(See my earlier post
on the draft alert.)
Firefighter Nation had a chance to talk with Deputy Chief Billy Goldfeder about the recently released draft alert
on vacant structures. Chief Goldfeder, who served as a technical reviewer on the document, and is Chair of IAFC Safey, Health and Survival Section, noted that this is a draft—not a final document—and input to NIOSH from the fire service is very much encouraged.
“While I agree with so much that’s covered in the document, I do not agree with the ‘flavor’ that some may read into this, that unless there is a life hazard, firefighters should ‘never’ commit to an interior attack,” Goldfeder said.
“If people are interpreting it that way, we will make the needed adjustments so it’s more clearly understood.”
Goldfeder acknowledged that the fire service must combat the freelance type of careless, aggressive mentality to “go in no matter what” that gets some firefighters in serious trouble-by taking extreme risks for “stuff.”
“We aren't talking about risking your life for a person, we’re talking about needlessly doing it for stuff in a building that may have been predictably lost from the start,” he said. But he noted that in the great majority of fires that most fire departments respond to, an interior attack is certainly appropriate.
“It absolutely depends upon resources, size-up (including a 360 as applicable) and the fire problem and its related conditions,” he said. “There’s no hard-and-fast ‘always’ rule we can apply. It takes well trained, experienced and simply good company officers along with command officers completing these actions to determine what level they want to commit their firefighters. The first-arriving, company and/or command officers can make or break the particular fire based upon the size-up and related decisions.”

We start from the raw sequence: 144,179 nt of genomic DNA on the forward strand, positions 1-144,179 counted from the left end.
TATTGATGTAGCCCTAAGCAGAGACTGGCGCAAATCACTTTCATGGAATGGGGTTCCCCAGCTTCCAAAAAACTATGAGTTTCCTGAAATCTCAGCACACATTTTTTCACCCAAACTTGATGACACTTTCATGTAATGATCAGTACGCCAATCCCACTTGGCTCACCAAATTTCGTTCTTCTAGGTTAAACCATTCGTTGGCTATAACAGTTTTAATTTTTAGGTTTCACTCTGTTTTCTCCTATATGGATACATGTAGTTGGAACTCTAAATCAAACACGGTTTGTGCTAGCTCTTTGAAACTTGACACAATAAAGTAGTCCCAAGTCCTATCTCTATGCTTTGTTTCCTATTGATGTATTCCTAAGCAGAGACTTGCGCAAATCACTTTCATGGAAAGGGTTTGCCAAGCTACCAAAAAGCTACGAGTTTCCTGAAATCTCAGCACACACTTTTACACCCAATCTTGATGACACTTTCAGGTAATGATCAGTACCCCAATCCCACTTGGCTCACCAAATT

Put simply, Goldfeder says: “Show us the fire and we will show you what should generally be done with an appropriate level of risk to firefighters—it’s all dependent upon conditions. Firefighters absolutely have to take extreme risks at times—and still must go in when there are indications of people trapped—no one else can do that but us. Sometimes, albeit rare, our risk and related injury or even death is necessary in order to attempt to save a life. It is, however, the goal of this document to help firefighters, officers and chiefs better determine when it’s worth it, and when it isn’t.”
Goldfeder says the key to getting this message across will be to work with NIOSH, using case studies and input from fire service veterans, as well as allowing for public comments. “When the final report is done,” he said, “this will be an excellent document that will contribute to the saving of lives and reducing unnecessary death and injury.”
Significant input will be provided by the IAFC Safety, Health and Survival Section which includes experts and highly seasoned fire officers in the field of firefighter survival. Several chief officers from the IAFC SHS, who work in large metro as well as smaller departments with first-hand knowledge and personal experience directly related to fires where firefighters have lost their lives, will provide valuable and expert input. "If you want to understand the real issues related to operating in unoccupied buildings, talk with firefighters or chiefs who have lost some of their firefighters in those kinds of fires," Goldfeder advised. "They are the experts and they don't want others to go through what they have ... and they have no problem making it clear how they feel to any rookie or old timer."